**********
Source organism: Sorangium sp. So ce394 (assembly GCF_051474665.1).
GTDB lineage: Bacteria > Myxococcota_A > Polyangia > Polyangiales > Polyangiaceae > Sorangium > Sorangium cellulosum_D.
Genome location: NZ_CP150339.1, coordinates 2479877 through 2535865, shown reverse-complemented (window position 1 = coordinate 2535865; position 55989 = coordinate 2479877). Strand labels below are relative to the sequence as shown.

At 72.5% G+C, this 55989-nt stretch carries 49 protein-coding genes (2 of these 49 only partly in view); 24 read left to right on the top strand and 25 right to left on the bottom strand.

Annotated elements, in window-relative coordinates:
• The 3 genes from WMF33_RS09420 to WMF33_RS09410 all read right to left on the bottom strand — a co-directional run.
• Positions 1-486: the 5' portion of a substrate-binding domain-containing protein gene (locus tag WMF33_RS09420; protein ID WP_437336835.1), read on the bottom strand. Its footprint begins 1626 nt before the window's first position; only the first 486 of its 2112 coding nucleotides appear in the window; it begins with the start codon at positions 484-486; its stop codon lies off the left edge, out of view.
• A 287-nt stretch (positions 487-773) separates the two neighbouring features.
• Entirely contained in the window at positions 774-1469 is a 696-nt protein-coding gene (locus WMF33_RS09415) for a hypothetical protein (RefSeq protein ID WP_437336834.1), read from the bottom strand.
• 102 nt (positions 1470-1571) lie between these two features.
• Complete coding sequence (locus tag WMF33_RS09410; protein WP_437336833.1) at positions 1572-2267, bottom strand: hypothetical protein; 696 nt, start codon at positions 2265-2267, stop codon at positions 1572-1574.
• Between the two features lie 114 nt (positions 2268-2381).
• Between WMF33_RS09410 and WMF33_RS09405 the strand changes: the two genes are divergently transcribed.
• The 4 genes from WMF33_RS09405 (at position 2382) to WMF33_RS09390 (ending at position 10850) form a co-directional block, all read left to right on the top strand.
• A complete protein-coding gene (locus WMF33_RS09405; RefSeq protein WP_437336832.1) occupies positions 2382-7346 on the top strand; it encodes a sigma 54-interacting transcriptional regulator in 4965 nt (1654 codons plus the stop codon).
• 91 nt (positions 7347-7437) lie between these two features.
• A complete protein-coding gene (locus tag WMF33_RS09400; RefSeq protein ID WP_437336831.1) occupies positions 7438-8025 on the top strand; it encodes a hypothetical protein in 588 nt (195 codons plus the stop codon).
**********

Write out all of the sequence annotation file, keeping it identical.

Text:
Source organism: Sorangium sp. So ce394 (assembly GCF_051474665.1).
GTDB lineage: Bacteria > Myxococcota_A > Polyangia > Polyangiales > Polyangiaceae > Sorangium > Sorangium cellulosum_D.
Genome location: NZ_CP150339.1, coordinates 2479877 through 2535865, shown reverse-complemented (window position 1 = coordinate 2535865; position 55989 = coordinate 2479877). Strand labels below are relative to the sequence as shown.

At 72.5% G+C, this 55989-nt stretch carries 49 protein-coding genes (2 of these 49 only partly in view); 24 read left to right on the top strand and 25 right to left on the bottom strand.

Annotated elements, in window-relative coordinates:
• The 3 genes from WMF33_RS09420 to WMF33_RS09410 all read right to left on the bottom strand — a co-directional run.
• Positions 1-486: the 5' portion of a substrate-binding domain-containing protein gene (locus tag WMF33_RS09420; protein ID WP_437336835.1), read on the bottom strand. Its footprint begins 1626 nt before the window's first position; only the first 486 of its 2112 coding nucleotides appear in the window; it begins with the start codon at positions 484-486; its stop codon lies off the left edge, out of view.
• A 287-nt stretch (positions 487-773) separates the two neighbouring features.
• Entirely contained in the window at positions 774-1469 is a 696-nt protein-coding gene (locus WMF33_RS09415) for a hypothetical protein (RefSeq protein ID WP_437336834.1), read from the bottom strand.
• 102 nt (positions 1470-1571) lie between these two features.
• Complete coding sequence (locus tag WMF33_RS09410; protein WP_437336833.1) at positions 1572-2267, bottom strand: hypothetical protein; 696 nt, start codon at positions 2265-2267, stop codon at positions 1572-1574.
• Between the two features lie 114 nt (positions 2268-2381).
• Between WMF33_RS09410 and WMF33_RS09405 the strand changes: the two genes are divergently transcribed.
• The 4 genes from WMF33_RS09405 (at position 2382) to WMF33_RS09390 (ending at position 10850) form a co-directional block, all read left to right on the top strand.
• A complete protein-coding gene (locus WMF33_RS09405; RefSeq protein WP_437336832.1) occupies positions 2382-7346 on the top strand; it encodes a sigma 54-interacting transcriptional regulator in 4965 nt (1654 codons plus the stop codon).
• 91 nt (positions 7347-7437) lie between these two features.
• A complete protein-coding gene (locus tag WMF33_RS09400; RefSeq protein ID WP_437336831.1) occupies positions 7438-8025 on the top strand; it encodes a hypothetical protein in 588 nt (195 codons plus the stop codon).